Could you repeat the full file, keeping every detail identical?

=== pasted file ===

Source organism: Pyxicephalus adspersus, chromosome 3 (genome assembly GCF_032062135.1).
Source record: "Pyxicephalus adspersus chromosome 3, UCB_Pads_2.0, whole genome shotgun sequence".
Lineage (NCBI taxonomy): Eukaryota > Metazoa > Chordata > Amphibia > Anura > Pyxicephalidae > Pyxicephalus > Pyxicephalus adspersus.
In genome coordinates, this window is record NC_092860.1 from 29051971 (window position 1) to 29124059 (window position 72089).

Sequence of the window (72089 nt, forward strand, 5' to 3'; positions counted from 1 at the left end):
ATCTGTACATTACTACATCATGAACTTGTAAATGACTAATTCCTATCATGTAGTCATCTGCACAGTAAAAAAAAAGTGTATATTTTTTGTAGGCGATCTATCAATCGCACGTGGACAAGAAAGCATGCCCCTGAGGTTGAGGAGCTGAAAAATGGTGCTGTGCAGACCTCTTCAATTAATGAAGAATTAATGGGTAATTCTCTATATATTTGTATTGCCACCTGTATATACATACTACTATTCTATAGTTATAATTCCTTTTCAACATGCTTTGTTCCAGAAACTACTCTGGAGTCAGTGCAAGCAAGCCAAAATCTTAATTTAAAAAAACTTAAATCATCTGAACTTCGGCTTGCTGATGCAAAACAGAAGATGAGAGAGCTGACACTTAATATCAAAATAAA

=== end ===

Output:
Source organism: Pyxicephalus adspersus, chromosome 3 (genome assembly GCF_032062135.1).
Source record: "Pyxicephalus adspersus chromosome 3, UCB_Pads_2.0, whole genome shotgun sequence".
Lineage (NCBI taxonomy): Eukaryota > Metazoa > Chordata > Amphibia > Anura > Pyxicephalidae > Pyxicephalus > Pyxicephalus adspersus.
In genome coordinates, this window is record NC_092860.1 from 29051971 (window position 1) to 29124059 (window position 72089).

Sequence of the window (72089 nt, forward strand, 5' to 3'; positions counted from 1 at the left end):
ATCTGTACATTACTACATCATGAACTTGTAAATGACTAATTCCTATCATGTAGTCATCTGCACAGTAAAAAAAAAGTGTATATTTTTTGTAGGCGATCTATCAATCGCACGTGGACAAGAAAGCATGCCCCTGAGGTTGAGGAGCTGAAAAATGGTGCTGTGCAGACCTCTTCAATTAATGAAGAATTAATGGGTAATTCTCTATATATTTGTATTGCCACCTGTATATACATACTACTATTCTATAGTTATAATTCCTTTTCAACATGCTTTGTTCCAGAAACTACTCTGGAGTCAGTGCAAGCAAGCCAAAATCTTAATTTAAAAAAACTTAAATCATCTGAACTTCGGCTTGCTGATGCAAAACAGAAGATGAGAGAGCTGACACTTAATATCAAAATAAA